Commercial director of firm spearheading technology says it can compete against diesel
A company is using “zero-emission” liquid nitrogen to run an ancillary engine powering a transport refrigeration unit in an innovation that could slash some types of road traffic pollution.
The move comes as politicians in London are known to be examining whether there is any way of regulating so-called ancillary exhausts serving engines used to run the refrigeration systems of lorries making deliveries to supermarkets.
Many of these are currently far more polluting than the exhaust serving the vehicle itself.
David Sanders, the commercial director of Croydon-based firm Dearman, which has developed the new engine, said: “We think we can compete against diesel on an equal footing. We can easily, we believe, beat all the other zero-emissions solutions, whether you’re using hydrogen fuel cells, batteries or whatever.
“The [supermarket] fleets are going to have to move to zero emissions technologies because of NOx and particulate matter pollution.”
Regenerative braking and particle capture could also help combat the air pollution menace, technical specialists say.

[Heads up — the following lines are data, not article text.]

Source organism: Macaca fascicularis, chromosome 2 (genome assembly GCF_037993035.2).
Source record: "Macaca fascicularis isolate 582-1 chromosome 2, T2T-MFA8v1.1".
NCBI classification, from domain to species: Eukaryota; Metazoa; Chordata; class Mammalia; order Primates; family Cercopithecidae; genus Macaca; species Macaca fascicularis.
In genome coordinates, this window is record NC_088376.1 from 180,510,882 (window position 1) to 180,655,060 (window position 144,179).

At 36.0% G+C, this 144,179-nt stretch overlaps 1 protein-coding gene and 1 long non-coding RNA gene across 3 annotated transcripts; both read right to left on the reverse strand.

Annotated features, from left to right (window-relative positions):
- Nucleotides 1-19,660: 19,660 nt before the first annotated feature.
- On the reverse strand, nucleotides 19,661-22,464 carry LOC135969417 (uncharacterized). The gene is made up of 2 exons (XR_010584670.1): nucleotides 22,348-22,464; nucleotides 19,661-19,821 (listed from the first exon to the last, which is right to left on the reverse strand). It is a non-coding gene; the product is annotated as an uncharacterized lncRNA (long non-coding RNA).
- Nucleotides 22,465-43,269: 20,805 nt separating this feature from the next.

Amid growing alarm about pollution in cities, academics and industry figures have told E&T how they believe the problem could be tackled via engineering fixes unleashed en masse onto vehicles on our roads.
The move to electric cars, often championed as a clean, green alternative, could even worsen it because such vehicles are typically heavier than their fossil-fuelled counterparts.
“When you put a brand new tyre on a car it’s perhaps got 10-15mm of tread on it,” said Tim Barlow, an emissions specialist from the Transport Research Laboratory. “That wears down to about 2mm, and then you’ve got to replace the tyre. All that wear, that’s all gone into the air.”
The heavier a vehicle, the more wear there will be. Drum brakes allow for particles from this part of the car to be relatively safely stored and disposed of, but disc brakes throw up harmful emissions into the atmosphere.
To mitigate this, wheel arches could be enclosed and capture technology deployed.
The type of pollutant known as particulate matter (PM) often contains metals which, when inhaled, can enter the lungs and bloodstream.
“The future is to go with regenerative brakes,” Barlow added. “Hybrid and electric vehicles use the energy from the vehicle to actually drive it. They’re absorbing the energy from the wheels and braking the wheels.
“With regenerative brakes you are not using friction to slow the vehicle down. It’s like engine braking, so you’re winning on both sides. You’re getting energy back and are also not producing wear on your friction brakes.”
Switching to carbon fibre to make vehicles lighter could also help.
“There’s also driver behaviour,” said Barlow. “If you stick to a nice constant speed, you don’t have the acceleration where you wear your tyres out, and you don’t have the braking that wears your tyres and brake pads out.”